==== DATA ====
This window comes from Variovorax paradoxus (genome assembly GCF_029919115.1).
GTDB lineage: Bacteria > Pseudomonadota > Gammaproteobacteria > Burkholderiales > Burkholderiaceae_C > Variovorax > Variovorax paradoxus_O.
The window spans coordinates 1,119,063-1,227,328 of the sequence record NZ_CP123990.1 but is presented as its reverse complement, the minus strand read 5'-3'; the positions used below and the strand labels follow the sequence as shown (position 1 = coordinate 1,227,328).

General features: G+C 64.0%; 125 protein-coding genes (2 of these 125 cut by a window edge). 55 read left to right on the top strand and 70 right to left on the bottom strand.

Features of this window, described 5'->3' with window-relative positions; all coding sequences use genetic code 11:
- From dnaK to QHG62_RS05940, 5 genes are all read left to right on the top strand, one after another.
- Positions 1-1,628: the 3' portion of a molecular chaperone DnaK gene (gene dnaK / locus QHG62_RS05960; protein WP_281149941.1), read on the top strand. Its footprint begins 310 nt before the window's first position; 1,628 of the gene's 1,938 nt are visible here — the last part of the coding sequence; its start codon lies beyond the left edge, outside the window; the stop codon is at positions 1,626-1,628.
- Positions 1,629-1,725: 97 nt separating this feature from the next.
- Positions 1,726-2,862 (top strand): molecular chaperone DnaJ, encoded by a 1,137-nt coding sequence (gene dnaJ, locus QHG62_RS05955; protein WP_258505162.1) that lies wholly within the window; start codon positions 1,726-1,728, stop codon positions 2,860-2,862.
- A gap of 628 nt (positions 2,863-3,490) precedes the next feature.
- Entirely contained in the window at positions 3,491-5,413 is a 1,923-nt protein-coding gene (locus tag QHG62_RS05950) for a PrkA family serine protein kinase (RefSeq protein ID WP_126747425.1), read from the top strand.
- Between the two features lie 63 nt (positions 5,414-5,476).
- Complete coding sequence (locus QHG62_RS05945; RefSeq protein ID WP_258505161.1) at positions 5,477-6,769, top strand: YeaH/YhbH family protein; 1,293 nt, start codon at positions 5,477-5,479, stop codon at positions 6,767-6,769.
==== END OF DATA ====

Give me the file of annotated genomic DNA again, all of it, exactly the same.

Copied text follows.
This window comes from Variovorax paradoxus (genome assembly GCF_029919115.1).
GTDB lineage: Bacteria > Pseudomonadota > Gammaproteobacteria > Burkholderiales > Burkholderiaceae_C > Variovorax > Variovorax paradoxus_O.
The window spans coordinates 1,119,063-1,227,328 of the sequence record NZ_CP123990.1 but is presented as its reverse complement, the minus strand read 5'-3'; the positions used below and the strand labels follow the sequence as shown (position 1 = coordinate 1,227,328).

General features: G+C 64.0%; 125 protein-coding genes (2 of these 125 cut by a window edge). 55 read left to right on the top strand and 70 right to left on the bottom strand.

Features of this window, described 5'->3' with window-relative positions; all coding sequences use genetic code 11:
- From dnaK to QHG62_RS05940, 5 genes are all read left to right on the top strand, one after another.
- Positions 1-1,628: the 3' portion of a molecular chaperone DnaK gene (gene dnaK / locus QHG62_RS05960; protein WP_281149941.1), read on the top strand. Its footprint begins 310 nt before the window's first position; 1,628 of the gene's 1,938 nt are visible here — the last part of the coding sequence; its start codon lies beyond the left edge, outside the window; the stop codon is at positions 1,626-1,628.
- Positions 1,629-1,725: 97 nt separating this feature from the next.
- Positions 1,726-2,862 (top strand): molecular chaperone DnaJ, encoded by a 1,137-nt coding sequence (gene dnaJ, locus QHG62_RS05955; protein WP_258505162.1) that lies wholly within the window; start codon positions 1,726-1,728, stop codon positions 2,860-2,862.
- A gap of 628 nt (positions 2,863-3,490) precedes the next feature.
- Entirely contained in the window at positions 3,491-5,413 is a 1,923-nt protein-coding gene (locus tag QHG62_RS05950) for a PrkA family serine protein kinase (RefSeq protein ID WP_126747425.1), read from the top strand.
- Between the two features lie 63 nt (positions 5,414-5,476).
- Complete coding sequence (locus QHG62_RS05945; RefSeq protein ID WP_258505161.1) at positions 5,477-6,769, top strand: YeaH/YhbH family protein; 1,293 nt, start codon at positions 5,477-5,479, stop codon at positions 6,767-6,769.